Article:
2 Theoretical Background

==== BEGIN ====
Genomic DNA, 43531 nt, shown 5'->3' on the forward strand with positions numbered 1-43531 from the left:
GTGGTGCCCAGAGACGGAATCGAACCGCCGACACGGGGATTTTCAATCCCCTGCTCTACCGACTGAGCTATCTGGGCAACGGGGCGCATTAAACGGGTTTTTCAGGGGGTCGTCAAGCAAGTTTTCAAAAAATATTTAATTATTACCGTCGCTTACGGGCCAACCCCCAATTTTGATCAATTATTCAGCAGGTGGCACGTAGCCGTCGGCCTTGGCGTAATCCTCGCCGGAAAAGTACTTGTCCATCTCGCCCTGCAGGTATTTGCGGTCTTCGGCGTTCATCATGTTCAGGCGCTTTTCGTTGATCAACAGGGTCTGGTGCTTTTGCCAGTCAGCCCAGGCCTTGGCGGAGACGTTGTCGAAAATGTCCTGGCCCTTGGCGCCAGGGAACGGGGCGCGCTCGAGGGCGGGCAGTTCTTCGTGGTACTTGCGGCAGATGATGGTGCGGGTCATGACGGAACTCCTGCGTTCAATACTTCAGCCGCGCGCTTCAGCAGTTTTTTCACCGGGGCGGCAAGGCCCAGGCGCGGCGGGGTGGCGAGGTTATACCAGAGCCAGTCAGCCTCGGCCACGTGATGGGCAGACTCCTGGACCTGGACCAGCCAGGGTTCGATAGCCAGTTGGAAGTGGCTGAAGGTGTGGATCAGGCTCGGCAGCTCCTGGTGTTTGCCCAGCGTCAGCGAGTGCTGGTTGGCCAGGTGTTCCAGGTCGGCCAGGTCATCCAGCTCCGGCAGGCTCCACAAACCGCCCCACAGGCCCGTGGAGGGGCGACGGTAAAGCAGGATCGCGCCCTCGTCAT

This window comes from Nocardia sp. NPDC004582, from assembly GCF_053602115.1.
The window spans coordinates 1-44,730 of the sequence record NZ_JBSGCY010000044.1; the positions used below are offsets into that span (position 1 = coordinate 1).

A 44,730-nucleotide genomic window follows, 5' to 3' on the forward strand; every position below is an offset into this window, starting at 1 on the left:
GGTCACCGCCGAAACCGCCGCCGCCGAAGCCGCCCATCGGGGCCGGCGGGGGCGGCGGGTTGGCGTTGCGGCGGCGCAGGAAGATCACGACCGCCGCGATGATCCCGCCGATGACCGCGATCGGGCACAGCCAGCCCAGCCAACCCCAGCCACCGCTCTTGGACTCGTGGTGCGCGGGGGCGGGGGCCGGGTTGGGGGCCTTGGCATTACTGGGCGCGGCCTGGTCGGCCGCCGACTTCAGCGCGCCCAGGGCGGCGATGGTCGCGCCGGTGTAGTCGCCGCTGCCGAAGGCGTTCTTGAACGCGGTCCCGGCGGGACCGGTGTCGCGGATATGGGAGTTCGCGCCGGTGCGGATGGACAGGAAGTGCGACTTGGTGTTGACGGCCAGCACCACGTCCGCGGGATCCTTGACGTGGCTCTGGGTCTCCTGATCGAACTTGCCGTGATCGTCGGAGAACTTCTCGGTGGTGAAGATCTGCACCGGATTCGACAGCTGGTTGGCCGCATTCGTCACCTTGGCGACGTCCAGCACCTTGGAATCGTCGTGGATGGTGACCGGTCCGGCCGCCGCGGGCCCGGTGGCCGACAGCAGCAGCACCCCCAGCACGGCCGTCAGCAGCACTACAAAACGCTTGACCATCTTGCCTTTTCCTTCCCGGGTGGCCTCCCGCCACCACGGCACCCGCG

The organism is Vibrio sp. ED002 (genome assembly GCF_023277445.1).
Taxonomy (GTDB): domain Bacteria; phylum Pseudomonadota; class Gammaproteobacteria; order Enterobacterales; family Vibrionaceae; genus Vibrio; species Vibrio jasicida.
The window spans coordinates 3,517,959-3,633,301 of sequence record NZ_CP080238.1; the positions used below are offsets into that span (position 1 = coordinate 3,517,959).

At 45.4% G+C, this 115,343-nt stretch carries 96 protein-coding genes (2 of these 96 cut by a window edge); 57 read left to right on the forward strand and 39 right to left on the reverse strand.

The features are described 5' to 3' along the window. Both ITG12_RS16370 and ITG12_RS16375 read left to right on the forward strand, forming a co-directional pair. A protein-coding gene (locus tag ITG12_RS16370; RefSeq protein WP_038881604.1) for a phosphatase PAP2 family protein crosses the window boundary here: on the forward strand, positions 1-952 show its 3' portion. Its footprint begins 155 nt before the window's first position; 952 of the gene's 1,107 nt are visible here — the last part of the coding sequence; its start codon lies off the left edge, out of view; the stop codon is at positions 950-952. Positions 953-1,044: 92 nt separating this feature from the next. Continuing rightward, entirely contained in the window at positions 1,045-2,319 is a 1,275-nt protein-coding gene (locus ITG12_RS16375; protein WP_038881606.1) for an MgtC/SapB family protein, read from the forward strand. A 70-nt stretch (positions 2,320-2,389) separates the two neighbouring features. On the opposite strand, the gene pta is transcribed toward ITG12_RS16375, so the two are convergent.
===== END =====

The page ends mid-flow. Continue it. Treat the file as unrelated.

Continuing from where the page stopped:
For a few decades, firms, especially in developed countries, have increasingly adopted the concept of global sourcing which allow them to slice up activities in their value chain (refer to Cohen and Mallik 1997 and Porter 1985 for the original discussion of global value chain) and globally distribute them to locations where they can be best sourced. Several terms, such as global value chain, offshoring, globally distributed activities, and global factory have been used to loosely refer to the phenomenon of global sourcing. Global sourcing describes the range of activities that firms carry out on a global scale to bring a product or service to end use (Gereffi et al. 2005). The crucial element in global sourcing is the efficient planning and coordination of globally distributed activities in order to reduce friction and transaction cost and, at the same time, to gain access to diverse sources of knowledge, skill, and talent available in various locations. Building on Kedia and Mukhejee's (2009) Disintegration-Location-Externalization (DLE) framework, Contractor et al. (2010) suggest that firms strategically determine the optimal combination of (1) disaggregation, (2) geographical dispersion and (3) organizational dispersion (i.e., governance mode) of their value chain activities in order to achieve the maximum global firm value. In this study, we draw on these three components of global sourcing configuration suggested by Contractor et al. (2010) to examine the optimal configurations of global sourcing activities. A decision on the disaggregation of activities is primarily informed by research attempting to classify value chain activities using various criteria including types of an activity (e.g., upstream, downstream), potential for competence creation (e.g., exploration vs. exploitation activity), and potential for being a source of competitive advantage (e.g., core vs. non-core activity). When making a dispersion decision, firms need to consider both the geographical and organizational aspect of their value chain dispersion (Contractor et al. 2010). Geographical dispersion, extensively discussed in the international business literature, involves a decision to source an activity from a location where there exists a skilled workforce to perform the activity at a competitive cost. Organizational dispersion or...